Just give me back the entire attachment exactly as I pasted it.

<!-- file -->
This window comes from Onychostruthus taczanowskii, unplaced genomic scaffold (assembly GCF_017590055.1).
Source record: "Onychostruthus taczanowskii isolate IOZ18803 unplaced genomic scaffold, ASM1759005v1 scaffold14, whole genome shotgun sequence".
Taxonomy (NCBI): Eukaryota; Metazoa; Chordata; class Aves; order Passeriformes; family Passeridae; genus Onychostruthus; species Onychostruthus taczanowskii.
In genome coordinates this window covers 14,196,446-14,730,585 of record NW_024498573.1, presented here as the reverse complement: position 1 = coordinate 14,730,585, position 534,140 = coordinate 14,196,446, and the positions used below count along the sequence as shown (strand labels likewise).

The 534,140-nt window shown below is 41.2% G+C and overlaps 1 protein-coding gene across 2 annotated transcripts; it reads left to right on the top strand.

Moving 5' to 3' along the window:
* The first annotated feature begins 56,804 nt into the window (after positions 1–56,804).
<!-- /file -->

This window comes from Onychostruthus taczanowskii, unplaced genomic scaffold (assembly GCF_017590055.1).
Source record: "Onychostruthus taczanowskii isolate IOZ18803 unplaced genomic scaffold, ASM1759005v1 scaffold14, whole genome shotgun sequence".
Taxonomy (NCBI): Eukaryota; Metazoa; Chordata; class Aves; order Passeriformes; family Passeridae; genus Onychostruthus; species Onychostruthus taczanowskii.
In genome coordinates this window covers 14,196,446-14,730,585 of record NW_024498573.1, presented here as the reverse complement: position 1 = coordinate 14,730,585, position 534,140 = coordinate 14,196,446, and the positions used below count along the sequence as shown (strand labels likewise).

The 534,140-nt window shown below is 41.2% G+C and overlaps 1 protein-coding gene across 2 annotated transcripts; it reads left to right on the top strand.

Moving 5' to 3' along the window:
* The first annotated feature begins 56,804 nt into the window (after positions 1–56,804).